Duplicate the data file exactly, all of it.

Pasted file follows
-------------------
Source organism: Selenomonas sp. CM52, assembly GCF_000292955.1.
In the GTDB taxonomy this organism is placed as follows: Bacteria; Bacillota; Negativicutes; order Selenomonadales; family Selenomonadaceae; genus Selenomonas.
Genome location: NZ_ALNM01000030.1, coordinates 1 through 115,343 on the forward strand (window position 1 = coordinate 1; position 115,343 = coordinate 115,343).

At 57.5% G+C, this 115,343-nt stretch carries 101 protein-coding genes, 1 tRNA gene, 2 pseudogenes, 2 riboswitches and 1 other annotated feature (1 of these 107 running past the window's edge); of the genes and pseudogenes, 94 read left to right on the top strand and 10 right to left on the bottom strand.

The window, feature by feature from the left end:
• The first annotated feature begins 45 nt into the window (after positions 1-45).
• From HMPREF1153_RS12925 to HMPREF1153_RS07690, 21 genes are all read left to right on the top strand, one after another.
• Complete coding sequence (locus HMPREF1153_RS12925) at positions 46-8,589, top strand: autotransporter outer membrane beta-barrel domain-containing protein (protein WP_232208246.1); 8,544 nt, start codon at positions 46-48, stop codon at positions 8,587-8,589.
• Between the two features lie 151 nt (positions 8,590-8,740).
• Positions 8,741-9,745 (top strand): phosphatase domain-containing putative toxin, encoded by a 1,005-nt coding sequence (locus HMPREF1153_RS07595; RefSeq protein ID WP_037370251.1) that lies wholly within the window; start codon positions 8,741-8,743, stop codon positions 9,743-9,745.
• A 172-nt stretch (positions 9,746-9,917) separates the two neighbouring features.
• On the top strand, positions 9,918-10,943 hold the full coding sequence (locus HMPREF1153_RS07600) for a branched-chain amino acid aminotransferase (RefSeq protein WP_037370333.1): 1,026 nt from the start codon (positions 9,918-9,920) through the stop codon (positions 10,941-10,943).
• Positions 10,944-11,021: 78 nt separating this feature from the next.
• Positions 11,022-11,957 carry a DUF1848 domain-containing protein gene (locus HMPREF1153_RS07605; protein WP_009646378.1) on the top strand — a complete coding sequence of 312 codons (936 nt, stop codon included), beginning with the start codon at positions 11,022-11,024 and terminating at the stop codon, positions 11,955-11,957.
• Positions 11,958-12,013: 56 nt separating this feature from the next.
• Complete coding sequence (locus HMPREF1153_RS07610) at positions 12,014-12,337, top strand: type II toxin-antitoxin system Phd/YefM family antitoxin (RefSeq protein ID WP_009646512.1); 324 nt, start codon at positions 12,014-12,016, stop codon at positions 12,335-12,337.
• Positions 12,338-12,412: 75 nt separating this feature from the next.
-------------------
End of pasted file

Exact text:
Source organism: Selenomonas sp. CM52, assembly GCF_000292955.1.
In the GTDB taxonomy this organism is placed as follows: Bacteria; Bacillota; Negativicutes; order Selenomonadales; family Selenomonadaceae; genus Selenomonas.
Genome location: NZ_ALNM01000030.1, coordinates 1 through 115,343 on the forward strand (window position 1 = coordinate 1; position 115,343 = coordinate 115,343).

At 57.5% G+C, this 115,343-nt stretch carries 101 protein-coding genes, 1 tRNA gene, 2 pseudogenes, 2 riboswitches and 1 other annotated feature (1 of these 107 running past the window's edge); of the genes and pseudogenes, 94 read left to right on the top strand and 10 right to left on the bottom strand.

The window, feature by feature from the left end:
• The first annotated feature begins 45 nt into the window (after positions 1-45).
• From HMPREF1153_RS12925 to HMPREF1153_RS07690, 21 genes are all read left to right on the top strand, one after another.
• Complete coding sequence (locus HMPREF1153_RS12925) at positions 46-8,589, top strand: autotransporter outer membrane beta-barrel domain-containing protein (protein WP_232208246.1); 8,544 nt, start codon at positions 46-48, stop codon at positions 8,587-8,589.
• Between the two features lie 151 nt (positions 8,590-8,740).
• Positions 8,741-9,745 (top strand): phosphatase domain-containing putative toxin, encoded by a 1,005-nt coding sequence (locus HMPREF1153_RS07595; RefSeq protein ID WP_037370251.1) that lies wholly within the window; start codon positions 8,741-8,743, stop codon positions 9,743-9,745.
• A 172-nt stretch (positions 9,746-9,917) separates the two neighbouring features.
• On the top strand, positions 9,918-10,943 hold the full coding sequence (locus HMPREF1153_RS07600) for a branched-chain amino acid aminotransferase (RefSeq protein WP_037370333.1): 1,026 nt from the start codon (positions 9,918-9,920) through the stop codon (positions 10,941-10,943).
• Positions 10,944-11,021: 78 nt separating this feature from the next.
• Positions 11,022-11,957 carry a DUF1848 domain-containing protein gene (locus HMPREF1153_RS07605; protein WP_009646378.1) on the top strand — a complete coding sequence of 312 codons (936 nt, stop codon included), beginning with the start codon at positions 11,022-11,024 and terminating at the stop codon, positions 11,955-11,957.
• Positions 11,958-12,013: 56 nt separating this feature from the next.
• Complete coding sequence (locus HMPREF1153_RS07610) at positions 12,014-12,337, top strand: type II toxin-antitoxin system Phd/YefM family antitoxin (RefSeq protein ID WP_009646512.1); 324 nt, start codon at positions 12,014-12,016, stop codon at positions 12,335-12,337.
• Positions 12,338-12,412: 75 nt separating this feature from the next.